Corbyn called resignation ‘sad after such a long and vital contribution to London and progressive politics’, but added it was ‘the right thing to do’
London: Former London mayor Ken Livingstone quit the opposition Labour Party on Monday, saying his 2016 suspension for alleged anti-Semitic comments had become a “distraction” to a party recently dogged by the issue.
“After much consideration, I have decided to resign from the Labour Party,” Livingstone said in a statement on his website. “The ongoing issues around my suspension from the Labour Party have become a distraction.”
The mayor of the capital between 2000 and 2008, the first person to hold the post, Livingstone denied that he had “brought the Labour Party into disrepute” or that he was “in any way guilty of anti-Semitism.”
“I abhor anti-Semitism, I have fought it all my life and will continue to do so,” he said.
Livingstone, 72, was suspended in April 2016 after saying on a radio show that when Hitler won power in Germany in the early 1930s, “his policy then was that Jews should be moved to Israel. He was supporting Zionism before he went mad and ended up killing six million Jews”.
Despite the row, party leader Jeremy Corbyn, a veteran leftist and long-time ally, had refused to expel Livingstone despite calls from many MPs and party members.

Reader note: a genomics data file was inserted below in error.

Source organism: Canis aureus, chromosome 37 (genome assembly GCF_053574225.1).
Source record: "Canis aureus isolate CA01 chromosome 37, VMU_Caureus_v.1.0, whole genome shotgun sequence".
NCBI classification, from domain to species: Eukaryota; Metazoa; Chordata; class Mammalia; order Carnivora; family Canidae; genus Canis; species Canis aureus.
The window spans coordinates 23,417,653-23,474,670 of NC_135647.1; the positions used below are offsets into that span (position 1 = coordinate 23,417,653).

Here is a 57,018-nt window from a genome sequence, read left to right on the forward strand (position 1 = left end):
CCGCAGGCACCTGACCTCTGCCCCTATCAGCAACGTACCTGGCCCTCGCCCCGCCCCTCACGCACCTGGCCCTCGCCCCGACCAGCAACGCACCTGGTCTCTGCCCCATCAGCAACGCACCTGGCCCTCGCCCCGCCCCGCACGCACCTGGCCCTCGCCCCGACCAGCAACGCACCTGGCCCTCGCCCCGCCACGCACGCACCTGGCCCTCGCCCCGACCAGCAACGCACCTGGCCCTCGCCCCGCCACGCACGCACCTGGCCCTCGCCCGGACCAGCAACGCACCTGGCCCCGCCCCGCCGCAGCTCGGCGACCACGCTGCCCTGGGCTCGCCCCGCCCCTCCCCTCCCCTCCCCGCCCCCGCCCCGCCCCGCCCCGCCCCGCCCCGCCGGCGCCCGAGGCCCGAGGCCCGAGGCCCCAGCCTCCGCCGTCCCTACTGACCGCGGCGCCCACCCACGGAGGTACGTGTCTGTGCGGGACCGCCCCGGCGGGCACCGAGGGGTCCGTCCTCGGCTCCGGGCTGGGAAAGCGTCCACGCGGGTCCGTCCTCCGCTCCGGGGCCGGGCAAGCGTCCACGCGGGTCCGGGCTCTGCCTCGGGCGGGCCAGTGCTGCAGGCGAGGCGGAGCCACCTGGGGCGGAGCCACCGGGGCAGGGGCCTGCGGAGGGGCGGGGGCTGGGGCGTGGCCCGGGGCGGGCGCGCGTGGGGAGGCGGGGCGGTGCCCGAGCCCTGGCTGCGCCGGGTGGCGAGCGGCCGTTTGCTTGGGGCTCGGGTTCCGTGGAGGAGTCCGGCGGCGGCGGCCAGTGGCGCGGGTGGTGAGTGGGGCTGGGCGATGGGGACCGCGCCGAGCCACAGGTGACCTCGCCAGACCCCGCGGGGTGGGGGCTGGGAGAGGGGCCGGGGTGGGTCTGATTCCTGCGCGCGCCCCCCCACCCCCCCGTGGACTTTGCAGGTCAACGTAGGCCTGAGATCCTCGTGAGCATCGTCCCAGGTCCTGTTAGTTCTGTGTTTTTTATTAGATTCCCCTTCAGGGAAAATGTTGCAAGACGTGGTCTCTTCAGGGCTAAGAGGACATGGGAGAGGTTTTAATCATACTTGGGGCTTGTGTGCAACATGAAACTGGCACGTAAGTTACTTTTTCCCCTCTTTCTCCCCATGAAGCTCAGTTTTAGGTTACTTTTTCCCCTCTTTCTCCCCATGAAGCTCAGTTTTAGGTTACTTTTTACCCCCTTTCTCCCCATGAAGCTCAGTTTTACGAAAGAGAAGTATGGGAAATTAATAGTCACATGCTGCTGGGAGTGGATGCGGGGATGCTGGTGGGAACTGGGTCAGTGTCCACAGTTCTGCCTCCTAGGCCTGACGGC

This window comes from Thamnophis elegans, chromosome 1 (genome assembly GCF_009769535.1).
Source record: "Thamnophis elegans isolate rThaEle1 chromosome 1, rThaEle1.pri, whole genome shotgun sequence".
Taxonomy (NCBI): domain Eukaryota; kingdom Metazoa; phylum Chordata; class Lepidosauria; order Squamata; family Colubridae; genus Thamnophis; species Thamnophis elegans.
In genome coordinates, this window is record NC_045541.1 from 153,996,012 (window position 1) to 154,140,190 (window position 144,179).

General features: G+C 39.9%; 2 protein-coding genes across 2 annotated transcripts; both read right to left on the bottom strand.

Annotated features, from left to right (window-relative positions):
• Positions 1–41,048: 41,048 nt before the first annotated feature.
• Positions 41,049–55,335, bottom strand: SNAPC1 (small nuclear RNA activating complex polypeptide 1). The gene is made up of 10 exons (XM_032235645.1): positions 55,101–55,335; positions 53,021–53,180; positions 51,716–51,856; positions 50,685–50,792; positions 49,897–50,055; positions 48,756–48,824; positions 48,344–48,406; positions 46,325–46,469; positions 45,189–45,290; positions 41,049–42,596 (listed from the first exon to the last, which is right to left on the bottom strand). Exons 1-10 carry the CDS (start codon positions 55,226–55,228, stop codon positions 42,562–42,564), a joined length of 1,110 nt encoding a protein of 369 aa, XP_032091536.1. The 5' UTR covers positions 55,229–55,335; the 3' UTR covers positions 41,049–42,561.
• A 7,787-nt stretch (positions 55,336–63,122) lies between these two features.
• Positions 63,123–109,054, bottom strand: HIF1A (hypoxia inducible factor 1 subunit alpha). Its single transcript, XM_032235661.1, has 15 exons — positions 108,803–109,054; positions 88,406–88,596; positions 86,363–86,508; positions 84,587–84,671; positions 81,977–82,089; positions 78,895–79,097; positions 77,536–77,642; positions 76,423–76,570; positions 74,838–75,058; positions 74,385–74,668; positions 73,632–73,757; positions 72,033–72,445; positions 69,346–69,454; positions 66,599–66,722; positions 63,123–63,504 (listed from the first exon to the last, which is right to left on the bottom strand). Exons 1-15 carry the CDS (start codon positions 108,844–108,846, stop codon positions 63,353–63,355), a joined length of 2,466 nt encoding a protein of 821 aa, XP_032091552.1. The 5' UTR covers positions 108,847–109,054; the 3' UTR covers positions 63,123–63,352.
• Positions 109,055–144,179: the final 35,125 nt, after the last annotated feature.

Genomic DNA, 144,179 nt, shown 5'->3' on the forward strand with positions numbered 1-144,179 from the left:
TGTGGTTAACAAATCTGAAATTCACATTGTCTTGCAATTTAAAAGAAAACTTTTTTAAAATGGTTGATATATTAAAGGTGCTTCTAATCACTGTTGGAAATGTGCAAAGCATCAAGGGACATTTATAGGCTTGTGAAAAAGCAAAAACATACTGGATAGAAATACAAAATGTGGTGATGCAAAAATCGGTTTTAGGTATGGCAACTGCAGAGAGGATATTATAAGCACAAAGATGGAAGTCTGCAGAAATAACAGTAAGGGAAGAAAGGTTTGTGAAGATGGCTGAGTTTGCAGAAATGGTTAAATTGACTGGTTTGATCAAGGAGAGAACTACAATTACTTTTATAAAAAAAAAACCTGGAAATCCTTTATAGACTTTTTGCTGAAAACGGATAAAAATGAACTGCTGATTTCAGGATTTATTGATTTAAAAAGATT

Leader Corbyn called the resignation “sad after such a long and vital contribution to London and progressive politics”, but added it was “the right thing to do.”
The anti-Semitism issue came back into public view recently following mounting allegations by Jewish groups that the party under Corbyn had become increasingly anti-Semitic.
The issue appeared to hurt the party in recent local elections, when it performed worse than expected, and failed to deliver the expected blow to Theresa May’s divided Conservative Party.
Livingstone acknowledged that his comments “caused offence and upset in the Jewish community,” for which he was “truly sorry”.
“Under Labour’s new General Secretary I am sure there will be rapid action to expel anyone who genuinely has antisemitic views,” he explained.
“I am loyal to the Labour party and to Jeremy Corbyn. However any further disciplinary action against me may drag on for months or even years, distracting attention from Jeremy’s policies.
“I am therefore, with great sadness, leaving the Labour Party,” he added.
The high-profile resignation in March of Christine Shawcroft, the official in charge of cracking down on anti-Semitism in the party, pitched the party into crisis.
Scores of party members have been suspended, expelled or forced to resign for making anti-Semitic statements since Corbyn became party leader in 2015, but he and his far-left supporters have been accused of a “complacent” approach to the problem.
Corbyn was forced to apologise over a Facebook post he wrote in 2012 in support of a street artist whose mural, featuring clear anti-Semitic symbolism, was due to be removed following complaints.